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© AMNH

In 1971, “Falcon” carried astronauts David Scott and Jim Irwin, along with the first Lunar Roving Vehicle, down to the moon. That so-called “moon buggy” helped Scott and Irwin explore a much wider swath of the lunar surface.

“Spacecraft are extensions of ourselves: our eyes, ears, and nose,” the show’s curator, Denton Ebel, told Business Insider.


Ebel and his colleagues also relied on high-resolution maps from NASA’s Mars Reconnaissance Orbiter and Mars Global Surveyor, as well as the ESA’s Mars Express, to reconstruct Mars’ surface.

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A visualization of the dry and dusty landscape of Mars.
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© AMNH

The red planet was once akin to Earth, with plentiful water and active volcanoes. But the planet’s core cooled just 500 million years after Mars’ formation. That cooling, according to museum scientists, caused the decay of Mars’ magnetic field, which protected the planet from solar winds. Without it, Mars lost its atmosphere.


Between 1989 and 1994, NASA’s Magellan mission explored the surface of Venus.

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NASA’s SDO satellite captured the approach of Venus before it transits across the face of the sun.
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SDO/NASA via Getty Images

According to Ebel, Magellan revealed that Venus was also once like Earth but now has a surface hot enough to melt lead.

Venus is a “hellscape, really,” Ebel said, because it, too, lacks a magnetic field. Without that protection, solar winds stripped away any water.


Cassini was one of NASA and the ESA’s most ambitious missions. The spacecraft orbited Saturn 294 times, exploring the planet’s rings and moons for 13 years.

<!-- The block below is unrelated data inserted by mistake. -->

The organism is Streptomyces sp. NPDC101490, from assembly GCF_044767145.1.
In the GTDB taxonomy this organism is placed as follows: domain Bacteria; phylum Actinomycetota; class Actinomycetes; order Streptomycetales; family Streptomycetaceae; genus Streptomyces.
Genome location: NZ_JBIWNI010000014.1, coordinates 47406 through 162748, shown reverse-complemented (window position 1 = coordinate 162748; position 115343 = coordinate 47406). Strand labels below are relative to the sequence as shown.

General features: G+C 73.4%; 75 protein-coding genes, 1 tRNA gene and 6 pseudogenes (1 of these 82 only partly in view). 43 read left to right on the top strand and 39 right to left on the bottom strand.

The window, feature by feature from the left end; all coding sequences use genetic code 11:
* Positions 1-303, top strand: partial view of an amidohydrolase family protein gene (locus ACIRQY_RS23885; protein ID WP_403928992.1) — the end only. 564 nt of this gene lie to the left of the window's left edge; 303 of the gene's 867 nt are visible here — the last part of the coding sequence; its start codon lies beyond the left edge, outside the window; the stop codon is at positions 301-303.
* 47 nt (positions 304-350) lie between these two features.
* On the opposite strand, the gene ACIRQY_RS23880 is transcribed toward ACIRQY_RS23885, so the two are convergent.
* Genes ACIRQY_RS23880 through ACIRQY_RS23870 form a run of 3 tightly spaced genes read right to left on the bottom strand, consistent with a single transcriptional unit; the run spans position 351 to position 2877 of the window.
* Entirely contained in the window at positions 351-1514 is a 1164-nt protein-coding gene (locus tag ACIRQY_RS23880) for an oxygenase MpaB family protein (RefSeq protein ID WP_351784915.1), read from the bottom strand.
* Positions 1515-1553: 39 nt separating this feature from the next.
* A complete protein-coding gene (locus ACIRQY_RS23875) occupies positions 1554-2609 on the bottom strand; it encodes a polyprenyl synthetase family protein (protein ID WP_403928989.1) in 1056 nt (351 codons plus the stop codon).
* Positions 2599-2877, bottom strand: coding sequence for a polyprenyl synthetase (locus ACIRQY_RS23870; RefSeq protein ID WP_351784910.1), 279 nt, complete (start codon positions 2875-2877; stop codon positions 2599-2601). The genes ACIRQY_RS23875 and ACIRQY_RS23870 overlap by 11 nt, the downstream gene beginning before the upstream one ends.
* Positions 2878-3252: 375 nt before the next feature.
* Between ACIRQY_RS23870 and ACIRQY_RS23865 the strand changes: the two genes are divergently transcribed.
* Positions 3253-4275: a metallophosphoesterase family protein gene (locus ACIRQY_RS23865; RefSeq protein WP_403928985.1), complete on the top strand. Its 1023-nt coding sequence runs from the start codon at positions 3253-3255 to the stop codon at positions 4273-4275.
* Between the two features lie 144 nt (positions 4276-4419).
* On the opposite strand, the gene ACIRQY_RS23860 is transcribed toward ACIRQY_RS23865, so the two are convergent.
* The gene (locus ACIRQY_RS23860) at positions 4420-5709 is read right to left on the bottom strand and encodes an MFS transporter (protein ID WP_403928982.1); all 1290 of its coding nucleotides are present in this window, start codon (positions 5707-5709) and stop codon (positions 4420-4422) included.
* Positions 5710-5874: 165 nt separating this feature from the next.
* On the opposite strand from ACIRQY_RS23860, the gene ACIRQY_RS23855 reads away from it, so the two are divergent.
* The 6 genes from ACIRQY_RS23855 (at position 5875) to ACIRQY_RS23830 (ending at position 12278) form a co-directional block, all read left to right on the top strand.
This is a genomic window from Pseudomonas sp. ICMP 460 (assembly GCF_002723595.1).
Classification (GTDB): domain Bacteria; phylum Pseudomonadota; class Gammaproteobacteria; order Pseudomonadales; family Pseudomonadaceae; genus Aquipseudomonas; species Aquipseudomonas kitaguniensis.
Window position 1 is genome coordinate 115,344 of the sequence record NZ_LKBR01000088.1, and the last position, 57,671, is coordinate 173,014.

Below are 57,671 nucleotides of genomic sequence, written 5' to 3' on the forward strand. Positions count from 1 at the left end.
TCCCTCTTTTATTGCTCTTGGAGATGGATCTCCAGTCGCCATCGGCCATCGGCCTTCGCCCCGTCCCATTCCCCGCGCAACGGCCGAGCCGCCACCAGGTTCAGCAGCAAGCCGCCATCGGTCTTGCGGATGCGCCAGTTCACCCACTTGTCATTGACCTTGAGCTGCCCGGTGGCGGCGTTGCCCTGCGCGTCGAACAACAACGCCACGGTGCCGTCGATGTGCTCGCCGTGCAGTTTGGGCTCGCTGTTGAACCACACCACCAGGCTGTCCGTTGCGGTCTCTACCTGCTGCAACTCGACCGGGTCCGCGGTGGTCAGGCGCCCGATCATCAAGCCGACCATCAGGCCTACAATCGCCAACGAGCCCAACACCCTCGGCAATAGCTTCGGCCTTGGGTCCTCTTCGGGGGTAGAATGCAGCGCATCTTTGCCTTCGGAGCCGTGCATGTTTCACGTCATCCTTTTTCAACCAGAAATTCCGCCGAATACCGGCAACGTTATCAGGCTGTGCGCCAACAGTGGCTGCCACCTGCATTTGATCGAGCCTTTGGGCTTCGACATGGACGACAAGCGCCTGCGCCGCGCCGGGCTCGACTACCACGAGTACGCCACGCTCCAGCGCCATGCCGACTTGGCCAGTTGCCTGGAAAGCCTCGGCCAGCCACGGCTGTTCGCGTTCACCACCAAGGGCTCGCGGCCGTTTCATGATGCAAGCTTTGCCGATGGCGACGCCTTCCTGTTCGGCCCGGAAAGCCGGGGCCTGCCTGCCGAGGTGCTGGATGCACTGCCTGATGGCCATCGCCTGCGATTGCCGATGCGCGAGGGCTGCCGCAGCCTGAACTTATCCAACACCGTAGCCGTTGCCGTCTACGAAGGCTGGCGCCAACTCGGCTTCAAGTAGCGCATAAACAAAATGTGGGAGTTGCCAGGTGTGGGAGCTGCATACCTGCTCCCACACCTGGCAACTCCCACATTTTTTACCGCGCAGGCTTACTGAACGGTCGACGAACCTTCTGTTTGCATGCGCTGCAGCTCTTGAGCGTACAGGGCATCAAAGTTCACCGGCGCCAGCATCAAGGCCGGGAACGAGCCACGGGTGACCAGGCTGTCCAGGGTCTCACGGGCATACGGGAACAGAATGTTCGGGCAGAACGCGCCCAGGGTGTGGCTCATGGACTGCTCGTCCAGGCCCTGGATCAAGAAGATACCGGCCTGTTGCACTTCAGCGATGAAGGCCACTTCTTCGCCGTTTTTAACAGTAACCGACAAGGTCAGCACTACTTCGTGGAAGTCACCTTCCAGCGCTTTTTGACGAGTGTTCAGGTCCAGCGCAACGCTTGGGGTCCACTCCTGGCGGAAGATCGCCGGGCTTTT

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A visualization of Saturn’s rings with NASA’s Cassini spacecraft in the foreground.
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© AMNH

Cassini discovered that Saturn’s moon Enceladus sprays plumes of water into space. That told scientists that the moon has an ocean of liquid water under its icy surface.


Cassini also carried the Huygens probe, which landed on the surface of Saturn’s largest moon, Titan.

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A visualization of the European Space Agency’s Huygens probe, which was launched from NASA’s Cassini spacecraft and landed on Saturn’s moon Titan.
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© AMNH

Titan boasts a thick atmosphere and weather. But it’s too cold to hold liquid water; its lakes and rain are made of liquid methane.


Cassini showed astronomers that Saturn’s rings are always changing.

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Visualizations based on 13 years of data from NASA’s Cassini spacecraft helped render this view of Saturn’s swirling rings.
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© AMNH

Saturn’s rings bubble with moonlets: house-sized baby moons that form as space dust coalesces. Ebel said the process by which these moonlets were born parallels how all eight planets in our solar system formed 4.5 billion years ago.